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Most 1911s are built using what gunsmiths semi-affectionately call “bucket manufacturing.” All the pistol’s various parts—frame, grips, barrel, trigger assembly, etc.—are identical. Pull any part out of the proverbial bucket and it will fit with its associated part as well as any other similar part. And that’s how a 1911 assembler does his work. Any additional filing is merely correcting unexpected or undesirable manufacturing variations. There are advantages to this methodology . . .

The military likes/needs bucket firearms. When something breaks on a gun, they need to replace the part without laborious hand fitting. The same applies for police armorers. Bucket manufacturing is relatively cheap and efficient, both at the beginning of a gun’s life and during the course of its active service.

Contrary to some the opinions expressed by some of TTAG’s Armed Intelligentsia, bucket manufacturing does not produce a highly accurate firearm. It is simply not possible to make parts interchangeable and expect a high level of performance.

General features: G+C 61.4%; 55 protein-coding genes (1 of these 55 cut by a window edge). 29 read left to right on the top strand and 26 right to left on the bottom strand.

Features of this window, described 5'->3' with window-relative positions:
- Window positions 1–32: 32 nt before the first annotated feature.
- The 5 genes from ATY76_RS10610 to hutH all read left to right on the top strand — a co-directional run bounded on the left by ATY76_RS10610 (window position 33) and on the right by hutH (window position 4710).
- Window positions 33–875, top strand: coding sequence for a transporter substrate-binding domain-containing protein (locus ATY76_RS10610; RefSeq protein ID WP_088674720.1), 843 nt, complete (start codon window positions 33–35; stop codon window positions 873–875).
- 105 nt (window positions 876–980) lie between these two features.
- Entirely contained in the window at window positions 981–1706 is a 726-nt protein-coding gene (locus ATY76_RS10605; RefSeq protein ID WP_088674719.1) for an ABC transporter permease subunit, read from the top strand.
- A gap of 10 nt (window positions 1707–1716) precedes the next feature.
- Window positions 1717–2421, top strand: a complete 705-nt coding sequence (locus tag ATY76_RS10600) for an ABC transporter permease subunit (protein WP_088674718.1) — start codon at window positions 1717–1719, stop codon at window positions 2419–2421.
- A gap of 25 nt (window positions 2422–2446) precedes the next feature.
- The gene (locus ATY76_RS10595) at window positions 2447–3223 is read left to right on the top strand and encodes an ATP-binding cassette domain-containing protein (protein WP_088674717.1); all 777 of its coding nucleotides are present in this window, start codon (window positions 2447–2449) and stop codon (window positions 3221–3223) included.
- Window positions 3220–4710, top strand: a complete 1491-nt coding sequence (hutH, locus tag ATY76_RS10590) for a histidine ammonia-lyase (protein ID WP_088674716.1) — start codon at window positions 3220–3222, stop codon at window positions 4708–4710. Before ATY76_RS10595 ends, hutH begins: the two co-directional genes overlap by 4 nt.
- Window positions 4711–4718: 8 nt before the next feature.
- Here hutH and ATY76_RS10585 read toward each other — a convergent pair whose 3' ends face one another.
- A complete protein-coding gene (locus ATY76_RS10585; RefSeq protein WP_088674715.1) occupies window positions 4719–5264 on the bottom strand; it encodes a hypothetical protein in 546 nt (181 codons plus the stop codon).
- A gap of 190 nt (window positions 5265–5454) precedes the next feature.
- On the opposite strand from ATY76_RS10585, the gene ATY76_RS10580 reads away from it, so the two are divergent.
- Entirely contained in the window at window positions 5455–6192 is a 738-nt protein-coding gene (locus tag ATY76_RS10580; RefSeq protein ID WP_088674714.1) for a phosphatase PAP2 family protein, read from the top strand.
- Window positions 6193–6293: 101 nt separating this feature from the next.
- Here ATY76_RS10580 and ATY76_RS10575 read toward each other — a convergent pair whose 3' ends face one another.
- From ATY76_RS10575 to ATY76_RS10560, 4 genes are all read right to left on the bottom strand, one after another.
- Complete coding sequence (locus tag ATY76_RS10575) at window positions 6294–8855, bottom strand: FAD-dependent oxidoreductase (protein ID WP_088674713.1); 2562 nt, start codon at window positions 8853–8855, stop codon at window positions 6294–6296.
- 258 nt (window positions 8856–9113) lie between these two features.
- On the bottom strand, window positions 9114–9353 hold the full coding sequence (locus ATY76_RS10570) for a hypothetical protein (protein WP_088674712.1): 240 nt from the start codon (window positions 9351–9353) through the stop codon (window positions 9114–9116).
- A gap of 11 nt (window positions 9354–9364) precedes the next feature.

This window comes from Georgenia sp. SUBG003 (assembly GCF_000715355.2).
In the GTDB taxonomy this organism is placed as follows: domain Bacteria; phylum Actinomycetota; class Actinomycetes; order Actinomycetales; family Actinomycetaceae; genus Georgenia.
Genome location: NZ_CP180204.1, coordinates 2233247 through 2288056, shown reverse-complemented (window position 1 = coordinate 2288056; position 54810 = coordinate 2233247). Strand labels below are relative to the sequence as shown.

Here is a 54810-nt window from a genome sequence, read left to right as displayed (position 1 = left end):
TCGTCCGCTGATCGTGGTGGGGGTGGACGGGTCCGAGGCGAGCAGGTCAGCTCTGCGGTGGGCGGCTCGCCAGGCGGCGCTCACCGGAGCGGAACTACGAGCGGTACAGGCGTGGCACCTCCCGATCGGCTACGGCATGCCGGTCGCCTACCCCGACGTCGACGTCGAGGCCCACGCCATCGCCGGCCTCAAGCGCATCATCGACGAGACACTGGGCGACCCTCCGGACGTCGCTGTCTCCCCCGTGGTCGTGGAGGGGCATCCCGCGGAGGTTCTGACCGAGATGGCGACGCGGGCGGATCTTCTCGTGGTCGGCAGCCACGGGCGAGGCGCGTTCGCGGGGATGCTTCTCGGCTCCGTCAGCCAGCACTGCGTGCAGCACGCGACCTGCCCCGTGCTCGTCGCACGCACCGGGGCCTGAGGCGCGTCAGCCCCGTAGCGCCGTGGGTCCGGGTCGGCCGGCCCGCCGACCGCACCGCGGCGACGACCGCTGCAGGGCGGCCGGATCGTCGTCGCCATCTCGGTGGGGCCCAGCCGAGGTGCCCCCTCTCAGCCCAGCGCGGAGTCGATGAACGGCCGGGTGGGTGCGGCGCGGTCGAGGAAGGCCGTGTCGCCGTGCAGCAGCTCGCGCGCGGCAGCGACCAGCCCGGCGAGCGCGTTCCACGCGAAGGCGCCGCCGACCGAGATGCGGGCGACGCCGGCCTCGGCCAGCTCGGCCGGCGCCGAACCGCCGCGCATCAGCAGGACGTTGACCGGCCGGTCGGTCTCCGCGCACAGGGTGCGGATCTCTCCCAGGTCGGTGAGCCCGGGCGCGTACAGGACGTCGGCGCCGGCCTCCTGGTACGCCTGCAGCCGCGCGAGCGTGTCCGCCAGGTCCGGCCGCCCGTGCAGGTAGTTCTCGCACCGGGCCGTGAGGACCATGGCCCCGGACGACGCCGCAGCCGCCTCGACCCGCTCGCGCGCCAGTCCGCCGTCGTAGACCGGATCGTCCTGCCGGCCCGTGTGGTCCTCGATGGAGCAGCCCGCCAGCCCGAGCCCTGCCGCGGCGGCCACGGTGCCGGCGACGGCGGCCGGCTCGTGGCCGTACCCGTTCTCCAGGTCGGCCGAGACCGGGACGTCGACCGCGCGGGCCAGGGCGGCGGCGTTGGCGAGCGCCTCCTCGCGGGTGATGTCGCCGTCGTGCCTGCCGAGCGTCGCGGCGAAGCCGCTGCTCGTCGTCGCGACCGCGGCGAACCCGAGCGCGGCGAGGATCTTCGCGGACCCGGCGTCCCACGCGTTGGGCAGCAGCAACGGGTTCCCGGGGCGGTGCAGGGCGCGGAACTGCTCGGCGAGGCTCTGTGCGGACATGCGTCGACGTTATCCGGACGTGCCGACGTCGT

I just finished a week custom building a 1911 with Master 1911 gunsmith Jim Garthwaite. We started with a barebones, Springfield Armory pistol. We threw away everything except the firing pin, magazine catch and springs. We rebuilt it with hand-fitted oversize parts.

Beside a quality barrel, two characteristics account for a firearm’s mechanical accuracy: a consistent lock-up of the barrel to the slide and proper slide to frame fit. The only way to eliminate all extraneous movement in the barrel and slide: create a perfect fit. This is only possible with hand-filing and lapping. Machine processes, such as computer-aided milling, are not [yet] accurate or consistent enough to deliver the necessary fine tolerances.

When fitting the barrel to the slide, I saw various dimensions on the hood of the barrel, as well as on the portion of the accompanying slide. When we were done every part was a perfect fit—to the pistol we were working on. The parts were NOT interchangeable with any other pistol. This is how and why custom 1911 builders’ guns sell for $3-$5000.